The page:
The Meaning of Life: a BBC “Pause for Thought”

Here’s the text for the 25 May 2021 “Pause for Thought” I offered on the Early Breakfast Show with Vanessa Feltz on BBC Radio 2 – about trees, physics, and falling in love with God. You can listen in here.

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There’s a tree I used to climb when I was a kid.

I loved its branches, sturdy and wrinkly as elephant legs – how they cradled my nine-year-old body and lifted me into communion with the sky and the rain and the bats that hung upside down in the leaves.

My parents weren’t really church-goers but I was a spiritual kid. And my first experience of falling in love with God was lying on my back in that in tree.

My first experience of grief was going to climb it one day and finding it on its side, blown down by a storm. As my friend lay dying, I walked into its muddy roots, as vast underneath as its branches on top. I saw weird creatures who lived with the tree on the other side of the ground from me.

Deeper in, the roots became a cathedral. I felt an energy flowing around me – the hairs stood up on the back of my neck.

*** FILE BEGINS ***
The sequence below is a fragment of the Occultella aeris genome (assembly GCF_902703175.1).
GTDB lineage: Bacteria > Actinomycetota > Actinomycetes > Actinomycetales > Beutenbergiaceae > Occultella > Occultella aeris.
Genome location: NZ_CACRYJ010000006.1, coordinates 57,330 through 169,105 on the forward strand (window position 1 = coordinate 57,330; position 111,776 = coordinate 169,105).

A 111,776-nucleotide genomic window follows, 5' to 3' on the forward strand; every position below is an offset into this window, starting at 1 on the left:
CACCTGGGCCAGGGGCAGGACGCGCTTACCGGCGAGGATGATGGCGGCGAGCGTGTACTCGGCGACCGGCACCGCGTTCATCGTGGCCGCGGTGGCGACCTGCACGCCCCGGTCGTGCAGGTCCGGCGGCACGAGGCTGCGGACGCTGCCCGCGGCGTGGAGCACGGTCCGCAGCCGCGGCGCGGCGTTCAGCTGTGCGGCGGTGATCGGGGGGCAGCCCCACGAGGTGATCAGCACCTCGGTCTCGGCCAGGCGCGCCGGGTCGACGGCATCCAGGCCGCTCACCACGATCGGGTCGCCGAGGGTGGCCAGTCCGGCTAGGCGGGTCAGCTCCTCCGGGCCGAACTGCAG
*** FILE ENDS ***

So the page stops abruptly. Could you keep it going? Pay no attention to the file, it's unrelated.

It’s not like I hadn’t known about roots before – I’d studied my science book. But there’s a difference between knowing about something and actually meeting it for the first time. This meeting gripped me: I realized there was so much stuff underneath the surface that I hadn’t seen before, and this unseen stuff had been holding me up all along.

Now I’m sure my younger self would not have said of that experience: “this is the meaning of life, this is ultimate reality!” But I believe that IS what I came into conscious contact with that day. Not only the tree and its roots, not only a new part of me – but an encounter with the life force in us both, the everlasting love streaming between me and the tree and everything else in the universe.

We name that mysterious connectedness in different ways.

A physicist calls it entanglement, where two different things separated by a huge distance are still somehow physically affected by the movement of the other.

As a Christian, I call it the Body of Christ, the fundamental unity of everything, seen and unseen, visible and invisible – all somehow held together by God.

The nine-year-old might just call it: Wow!

All those descriptions are good, in my opinion. But maybe the best is the nine-year-old’s. Because the meaning of life isn’t merely knowing about the meaning – it’s encountering it, meeting it, and falling in love. Wow, indeed.

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